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Second Harvest Serving The Greater Valley Area
Second Harvest of the Greater Valley Development Director and Chief Executive Officer Keenon Krick, left, and Executive Assistant Jessica Vaughan are excited to introduce the new look to the community. VIRGINIA STILL/THE NEWS

Over the last year there has been an increase in the amount of people that have needed food assistance. Second Harvest of the Greater Valley, formerly known as Second Harvest Food Bank of San Joaquin and Stanislaus Counties, has not only had to change some of their distribution methods to serve the community but they also had a recent name change.

“For the last year prior to the pandemic we were distributing around 230,000 pounds of food per week,” stated CEO Keenon Krick. “We are averaging now just under 400,000 pounds of food per week that we are distributing out in the community.”

Second Harvest is a part of the Feeding America organization that is partnered with 200 food banks nationwide. Krick explained that Feeding America is the vehicle that helps provide fundraising support, advocacy at the federal level, and networks the food banks to ensure food safety and the proper handling of the food that is provided by their corporate grocery partners.

The corporate grocery partners with Feeding America have dedicated their leftover food to be distributed to the food banks that are in turn distributed to the community.

“Everything that comes through here is donated,” noted Krick. “There is nothing bought or sold. It is just the food that comes here. We represent not just San Joaquin and Stanislaus counties; we actually represent through the Feeding America network six other counties, Amador, Alpine, Calaveras, Merced, Mariposa, and Tuolumne counties. We provide support for four other food banks that work with us in a partnership.”

Although Second Harvest directly serves San Joaquin and Stanislaus counties they also provide support and food to the six other counties and four partnering food banks, which was cause for the name change.

Second Harvest has a staff of about 23 along with Krick and Executive Assistant and Development Director Jessica Vaughan and a number of volunteers.

There is meaning behind the new logo as well that Vaughan explained was important to them to have representation of their partnerships with the California Association of Food Banks and Feeding America, including the colors and the orange at the top. The four dots on the orange represent the four Partner Distribution Organizations and the green leaves are for San Joaquin and Stanislaus counties along with the bottom half representing the valley that they serve.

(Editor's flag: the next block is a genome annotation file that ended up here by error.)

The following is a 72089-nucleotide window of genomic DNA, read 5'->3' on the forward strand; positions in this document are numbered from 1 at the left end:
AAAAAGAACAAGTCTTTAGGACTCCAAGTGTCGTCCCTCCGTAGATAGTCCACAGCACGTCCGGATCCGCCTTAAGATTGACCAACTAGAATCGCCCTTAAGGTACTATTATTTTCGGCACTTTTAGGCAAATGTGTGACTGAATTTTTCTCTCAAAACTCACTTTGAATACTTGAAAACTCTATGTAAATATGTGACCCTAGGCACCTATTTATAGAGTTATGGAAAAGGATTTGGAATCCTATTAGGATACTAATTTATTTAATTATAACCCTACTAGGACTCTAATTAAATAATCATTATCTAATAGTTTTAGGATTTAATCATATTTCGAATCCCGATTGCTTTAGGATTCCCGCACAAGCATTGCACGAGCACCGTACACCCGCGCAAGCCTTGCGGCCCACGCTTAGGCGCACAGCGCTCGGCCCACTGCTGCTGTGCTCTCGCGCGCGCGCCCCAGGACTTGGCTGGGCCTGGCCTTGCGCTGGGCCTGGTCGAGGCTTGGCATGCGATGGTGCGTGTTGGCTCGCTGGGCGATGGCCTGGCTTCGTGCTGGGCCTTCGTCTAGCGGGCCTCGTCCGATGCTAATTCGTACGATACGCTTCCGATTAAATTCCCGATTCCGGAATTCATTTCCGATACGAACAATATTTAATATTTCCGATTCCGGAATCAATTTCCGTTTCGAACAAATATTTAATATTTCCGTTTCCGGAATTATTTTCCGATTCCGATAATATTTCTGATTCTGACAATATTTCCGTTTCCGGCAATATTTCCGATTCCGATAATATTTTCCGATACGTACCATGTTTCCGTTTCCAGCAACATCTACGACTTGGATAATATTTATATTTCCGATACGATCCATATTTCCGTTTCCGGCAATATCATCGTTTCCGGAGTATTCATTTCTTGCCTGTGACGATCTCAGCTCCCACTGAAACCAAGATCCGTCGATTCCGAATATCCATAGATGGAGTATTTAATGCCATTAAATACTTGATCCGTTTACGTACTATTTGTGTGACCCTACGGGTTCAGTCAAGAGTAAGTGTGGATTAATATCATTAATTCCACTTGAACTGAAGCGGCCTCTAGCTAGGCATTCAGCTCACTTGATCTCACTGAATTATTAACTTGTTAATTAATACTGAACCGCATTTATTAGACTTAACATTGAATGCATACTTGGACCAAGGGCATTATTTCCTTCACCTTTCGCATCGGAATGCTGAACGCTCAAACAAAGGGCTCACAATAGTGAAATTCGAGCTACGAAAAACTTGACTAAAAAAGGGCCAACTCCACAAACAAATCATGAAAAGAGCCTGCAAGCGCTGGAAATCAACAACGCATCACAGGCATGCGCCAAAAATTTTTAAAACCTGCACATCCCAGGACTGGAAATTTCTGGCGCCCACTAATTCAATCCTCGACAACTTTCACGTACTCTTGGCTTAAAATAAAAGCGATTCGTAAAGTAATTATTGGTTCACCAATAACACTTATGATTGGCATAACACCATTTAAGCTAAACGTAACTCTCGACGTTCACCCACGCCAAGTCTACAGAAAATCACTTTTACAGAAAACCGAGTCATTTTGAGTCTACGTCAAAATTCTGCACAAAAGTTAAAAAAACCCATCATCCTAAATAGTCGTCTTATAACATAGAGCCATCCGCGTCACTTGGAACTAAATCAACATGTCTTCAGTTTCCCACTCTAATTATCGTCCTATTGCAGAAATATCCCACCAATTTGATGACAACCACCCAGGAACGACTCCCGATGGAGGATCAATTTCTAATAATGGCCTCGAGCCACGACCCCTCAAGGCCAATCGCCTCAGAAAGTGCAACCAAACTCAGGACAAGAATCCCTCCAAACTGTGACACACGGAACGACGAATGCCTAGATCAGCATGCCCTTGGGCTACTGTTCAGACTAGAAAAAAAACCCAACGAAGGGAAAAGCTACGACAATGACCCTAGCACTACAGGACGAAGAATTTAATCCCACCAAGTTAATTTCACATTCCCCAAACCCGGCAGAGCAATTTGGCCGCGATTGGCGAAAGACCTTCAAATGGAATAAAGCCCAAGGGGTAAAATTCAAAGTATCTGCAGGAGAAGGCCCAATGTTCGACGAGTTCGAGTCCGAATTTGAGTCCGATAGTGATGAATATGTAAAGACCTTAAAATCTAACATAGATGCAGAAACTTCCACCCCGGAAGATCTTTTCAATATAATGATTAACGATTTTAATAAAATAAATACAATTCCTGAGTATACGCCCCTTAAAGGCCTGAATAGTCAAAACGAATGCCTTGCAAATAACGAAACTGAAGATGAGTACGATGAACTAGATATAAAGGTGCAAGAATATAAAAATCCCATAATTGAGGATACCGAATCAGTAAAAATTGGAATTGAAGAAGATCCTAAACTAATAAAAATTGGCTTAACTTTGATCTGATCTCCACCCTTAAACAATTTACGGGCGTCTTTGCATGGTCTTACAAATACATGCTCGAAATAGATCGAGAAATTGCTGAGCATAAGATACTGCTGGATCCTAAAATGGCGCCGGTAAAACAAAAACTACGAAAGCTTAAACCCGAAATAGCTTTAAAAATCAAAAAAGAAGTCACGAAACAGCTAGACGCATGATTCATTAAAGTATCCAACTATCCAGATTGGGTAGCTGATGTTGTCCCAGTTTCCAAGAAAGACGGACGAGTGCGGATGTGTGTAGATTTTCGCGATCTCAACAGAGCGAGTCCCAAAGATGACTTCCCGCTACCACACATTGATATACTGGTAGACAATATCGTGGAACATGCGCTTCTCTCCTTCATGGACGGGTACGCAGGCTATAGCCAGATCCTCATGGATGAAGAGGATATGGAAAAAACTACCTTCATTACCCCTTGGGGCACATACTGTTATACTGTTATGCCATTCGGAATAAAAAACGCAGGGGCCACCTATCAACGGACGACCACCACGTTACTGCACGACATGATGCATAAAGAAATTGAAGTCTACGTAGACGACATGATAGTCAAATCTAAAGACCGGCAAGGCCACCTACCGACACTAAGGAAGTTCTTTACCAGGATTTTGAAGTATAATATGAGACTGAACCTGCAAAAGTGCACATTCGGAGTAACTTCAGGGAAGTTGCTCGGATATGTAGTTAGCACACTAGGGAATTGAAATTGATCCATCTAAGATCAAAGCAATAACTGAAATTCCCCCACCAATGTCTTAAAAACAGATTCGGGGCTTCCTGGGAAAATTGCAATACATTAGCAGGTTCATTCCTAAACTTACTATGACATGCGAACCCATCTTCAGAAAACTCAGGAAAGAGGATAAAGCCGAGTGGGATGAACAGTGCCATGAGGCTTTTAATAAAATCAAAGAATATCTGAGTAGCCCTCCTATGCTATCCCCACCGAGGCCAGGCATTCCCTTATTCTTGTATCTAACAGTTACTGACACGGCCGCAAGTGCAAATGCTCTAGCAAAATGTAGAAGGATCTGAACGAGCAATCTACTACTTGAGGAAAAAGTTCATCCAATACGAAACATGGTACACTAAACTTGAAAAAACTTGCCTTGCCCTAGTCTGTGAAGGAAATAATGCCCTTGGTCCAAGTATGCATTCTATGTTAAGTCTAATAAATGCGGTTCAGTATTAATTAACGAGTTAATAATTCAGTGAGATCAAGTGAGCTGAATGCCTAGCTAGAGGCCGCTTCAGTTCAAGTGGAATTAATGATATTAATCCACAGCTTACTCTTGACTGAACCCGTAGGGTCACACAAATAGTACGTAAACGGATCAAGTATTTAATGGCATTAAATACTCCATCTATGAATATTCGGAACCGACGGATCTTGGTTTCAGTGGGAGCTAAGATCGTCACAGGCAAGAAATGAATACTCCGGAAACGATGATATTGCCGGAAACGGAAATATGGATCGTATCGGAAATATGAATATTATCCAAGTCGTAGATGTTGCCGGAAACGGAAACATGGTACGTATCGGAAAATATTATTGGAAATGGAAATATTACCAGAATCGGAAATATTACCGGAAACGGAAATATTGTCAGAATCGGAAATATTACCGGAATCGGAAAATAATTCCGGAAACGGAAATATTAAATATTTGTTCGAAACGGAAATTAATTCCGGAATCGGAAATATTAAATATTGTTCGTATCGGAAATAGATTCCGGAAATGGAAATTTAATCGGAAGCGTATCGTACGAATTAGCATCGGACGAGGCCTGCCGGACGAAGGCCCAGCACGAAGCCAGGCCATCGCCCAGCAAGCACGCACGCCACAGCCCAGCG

“We wanted it to be something special,” said Vaughan. “So we put some thought into it and kind of went through the brainstorming process. We think it is a really beautiful themed logo. It has a lot of meaning to us. We are really excited about it.”

The Mobile Fresh program that put the Farmer’s Market on wheels had to be shut down due to COVID. The mobile program would go out into the community three to four days a week. They would open up the trailer and folks would be able to browse the produce and food and select what they wanted.

Second Harvest introduced a new box style drive thru distribution to fill the need of the community. They rely on about 15 to 20 volunteers each day that assist in packaging the food boxes prior to distribution.

“Luckily our volunteers and staff moved quickly to modify distribution and we are now doing drive through distributions 250 cars at a time,” added Krick. “We do three to four distributions per week and sometimes on the weekend especially if we have an overabundance of food here at the food bank and we want to get it out to the community. Jessica does a really great job of advertising it ahead of time and almost every time we end up with 250 cars lined up ready to receive food.”

Vaughan added that another volunteer, Nancy, has been at the majority of distributions and shared her perspective that they have built a special relationship with the public over the past year. Vaughan said, “I think that is something really important especially in a time when human connection is at an all-time low.”

They partner with the senior center and provide food to the C.A.R.E. pantry in Escalon. In Riverbank they have agency partners and the mobile fresh program. They have multiple partners in Oakdale and pantry representation.

They are also planning a St. Patrick’s Day Drive Thru Dinner Fundraiser from 5 p.m. to 7 p.m. at 1220 Vanderbilt Circle in Manteca. The annual Empty Bowls Benefit will return this year with some changes.

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The warehouse at Second Harvest stores food for several communities in the Central Valley, including Riverbank. VIRGINIA STILL/THE NEWS